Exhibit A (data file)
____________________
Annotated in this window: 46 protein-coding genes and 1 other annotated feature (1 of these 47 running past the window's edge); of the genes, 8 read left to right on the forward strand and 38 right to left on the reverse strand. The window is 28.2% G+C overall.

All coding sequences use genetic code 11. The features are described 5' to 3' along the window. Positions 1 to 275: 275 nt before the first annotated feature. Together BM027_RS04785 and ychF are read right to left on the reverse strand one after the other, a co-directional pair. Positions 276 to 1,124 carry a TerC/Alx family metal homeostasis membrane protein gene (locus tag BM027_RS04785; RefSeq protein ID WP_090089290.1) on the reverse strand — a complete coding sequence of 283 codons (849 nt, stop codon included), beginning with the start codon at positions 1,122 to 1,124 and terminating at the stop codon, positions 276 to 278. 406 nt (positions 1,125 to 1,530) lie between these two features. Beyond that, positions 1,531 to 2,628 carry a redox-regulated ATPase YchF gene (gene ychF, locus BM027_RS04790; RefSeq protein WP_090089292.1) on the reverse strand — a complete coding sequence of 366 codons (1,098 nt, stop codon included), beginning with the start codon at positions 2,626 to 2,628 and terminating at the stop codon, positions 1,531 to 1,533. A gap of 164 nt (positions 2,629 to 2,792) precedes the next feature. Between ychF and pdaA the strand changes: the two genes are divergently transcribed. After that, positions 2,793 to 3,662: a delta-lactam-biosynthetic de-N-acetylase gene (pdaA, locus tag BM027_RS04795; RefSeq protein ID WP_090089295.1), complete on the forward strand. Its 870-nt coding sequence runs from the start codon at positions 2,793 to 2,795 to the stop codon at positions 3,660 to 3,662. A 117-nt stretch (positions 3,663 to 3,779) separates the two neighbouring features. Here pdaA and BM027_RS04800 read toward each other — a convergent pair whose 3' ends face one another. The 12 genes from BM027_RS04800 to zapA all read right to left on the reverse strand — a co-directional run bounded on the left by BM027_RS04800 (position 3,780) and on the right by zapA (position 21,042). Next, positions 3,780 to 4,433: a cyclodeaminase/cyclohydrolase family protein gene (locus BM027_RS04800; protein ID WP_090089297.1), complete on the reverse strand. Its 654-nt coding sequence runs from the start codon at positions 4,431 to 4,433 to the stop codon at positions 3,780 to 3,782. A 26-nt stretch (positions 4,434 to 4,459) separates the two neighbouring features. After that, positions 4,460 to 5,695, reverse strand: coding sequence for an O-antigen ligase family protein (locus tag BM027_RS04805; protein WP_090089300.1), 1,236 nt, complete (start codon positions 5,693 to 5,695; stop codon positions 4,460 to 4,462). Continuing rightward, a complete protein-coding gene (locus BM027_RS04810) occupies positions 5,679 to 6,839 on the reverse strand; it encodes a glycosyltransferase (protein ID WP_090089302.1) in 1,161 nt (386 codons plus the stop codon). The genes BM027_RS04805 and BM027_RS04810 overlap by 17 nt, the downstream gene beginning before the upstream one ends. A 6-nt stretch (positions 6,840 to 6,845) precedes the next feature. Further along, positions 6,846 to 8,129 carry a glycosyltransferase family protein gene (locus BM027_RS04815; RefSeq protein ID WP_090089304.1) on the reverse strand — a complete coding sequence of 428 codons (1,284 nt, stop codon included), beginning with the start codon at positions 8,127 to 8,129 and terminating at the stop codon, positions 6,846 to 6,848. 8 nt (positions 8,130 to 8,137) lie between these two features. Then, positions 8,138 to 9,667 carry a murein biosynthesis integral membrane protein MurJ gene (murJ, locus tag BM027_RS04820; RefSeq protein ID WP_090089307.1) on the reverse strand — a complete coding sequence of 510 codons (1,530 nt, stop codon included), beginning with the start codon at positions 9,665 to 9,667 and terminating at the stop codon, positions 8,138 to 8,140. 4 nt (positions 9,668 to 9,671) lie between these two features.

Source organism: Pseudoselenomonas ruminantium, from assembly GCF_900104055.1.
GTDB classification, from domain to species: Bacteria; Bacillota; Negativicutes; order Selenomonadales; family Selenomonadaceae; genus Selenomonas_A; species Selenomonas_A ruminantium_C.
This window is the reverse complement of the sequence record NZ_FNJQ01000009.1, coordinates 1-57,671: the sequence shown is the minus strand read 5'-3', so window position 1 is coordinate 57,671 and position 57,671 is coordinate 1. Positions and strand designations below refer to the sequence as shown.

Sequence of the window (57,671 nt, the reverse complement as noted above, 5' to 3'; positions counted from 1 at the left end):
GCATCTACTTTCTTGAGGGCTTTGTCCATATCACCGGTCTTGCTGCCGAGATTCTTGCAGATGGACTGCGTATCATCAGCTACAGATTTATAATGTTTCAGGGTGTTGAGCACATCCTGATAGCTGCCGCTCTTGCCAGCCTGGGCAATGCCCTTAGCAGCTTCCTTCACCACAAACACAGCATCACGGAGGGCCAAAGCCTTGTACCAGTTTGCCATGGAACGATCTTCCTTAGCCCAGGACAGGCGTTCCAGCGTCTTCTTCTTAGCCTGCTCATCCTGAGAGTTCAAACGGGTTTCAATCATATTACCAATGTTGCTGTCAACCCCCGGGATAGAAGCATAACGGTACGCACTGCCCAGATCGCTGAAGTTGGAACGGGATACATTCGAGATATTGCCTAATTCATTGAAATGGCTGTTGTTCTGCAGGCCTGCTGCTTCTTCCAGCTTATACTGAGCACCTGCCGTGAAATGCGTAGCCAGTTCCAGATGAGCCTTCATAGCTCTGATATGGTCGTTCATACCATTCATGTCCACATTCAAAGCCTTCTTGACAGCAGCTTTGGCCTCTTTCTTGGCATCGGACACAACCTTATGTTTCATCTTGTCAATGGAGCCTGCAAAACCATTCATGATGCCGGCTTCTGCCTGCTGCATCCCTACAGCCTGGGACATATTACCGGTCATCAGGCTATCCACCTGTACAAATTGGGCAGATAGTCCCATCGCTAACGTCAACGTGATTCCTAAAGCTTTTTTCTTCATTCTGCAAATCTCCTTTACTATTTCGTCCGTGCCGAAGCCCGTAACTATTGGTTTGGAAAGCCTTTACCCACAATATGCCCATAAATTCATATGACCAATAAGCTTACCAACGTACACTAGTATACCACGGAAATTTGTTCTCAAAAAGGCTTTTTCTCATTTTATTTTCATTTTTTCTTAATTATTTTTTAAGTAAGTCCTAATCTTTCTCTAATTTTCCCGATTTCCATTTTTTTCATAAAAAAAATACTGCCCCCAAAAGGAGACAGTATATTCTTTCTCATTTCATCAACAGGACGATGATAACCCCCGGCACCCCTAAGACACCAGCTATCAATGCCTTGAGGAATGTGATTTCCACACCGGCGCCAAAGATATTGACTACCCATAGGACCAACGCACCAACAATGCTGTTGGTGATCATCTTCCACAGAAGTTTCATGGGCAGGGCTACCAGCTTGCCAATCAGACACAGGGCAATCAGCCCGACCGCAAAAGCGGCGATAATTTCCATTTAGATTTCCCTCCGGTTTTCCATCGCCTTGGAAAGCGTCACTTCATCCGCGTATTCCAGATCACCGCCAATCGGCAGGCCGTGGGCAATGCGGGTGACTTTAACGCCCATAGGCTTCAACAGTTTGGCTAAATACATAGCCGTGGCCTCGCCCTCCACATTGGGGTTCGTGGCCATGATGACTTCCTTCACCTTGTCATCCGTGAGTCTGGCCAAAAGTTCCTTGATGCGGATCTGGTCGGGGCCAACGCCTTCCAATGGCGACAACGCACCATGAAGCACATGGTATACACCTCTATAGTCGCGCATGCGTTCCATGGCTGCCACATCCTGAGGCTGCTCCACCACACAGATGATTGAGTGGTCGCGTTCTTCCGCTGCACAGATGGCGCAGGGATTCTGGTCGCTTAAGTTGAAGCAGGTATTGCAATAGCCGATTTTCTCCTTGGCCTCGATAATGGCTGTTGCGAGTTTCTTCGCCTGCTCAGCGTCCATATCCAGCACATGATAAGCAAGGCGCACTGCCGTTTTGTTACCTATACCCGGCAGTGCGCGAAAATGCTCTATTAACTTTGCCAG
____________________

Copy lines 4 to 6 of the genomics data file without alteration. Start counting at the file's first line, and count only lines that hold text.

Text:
GTDB classification, from domain to species: Bacteria; Bacillota; Negativicutes; order Selenomonadales; family Selenomonadaceae; genus Selenomonas_A; species Selenomonas_A ruminantium_C.
This window is the reverse complement of the sequence record NZ_FNJQ01000009.1, coordinates 1-57,671: the sequence shown is the minus strand read 5'-3', so window position 1 is coordinate 57,671 and position 57,671 is coordinate 1. Positions and strand designations below refer to the sequence as shown.

Sequence of the window (57,671 nt, the reverse complement as noted above, 5' to 3'; positions counted from 1 at the left end):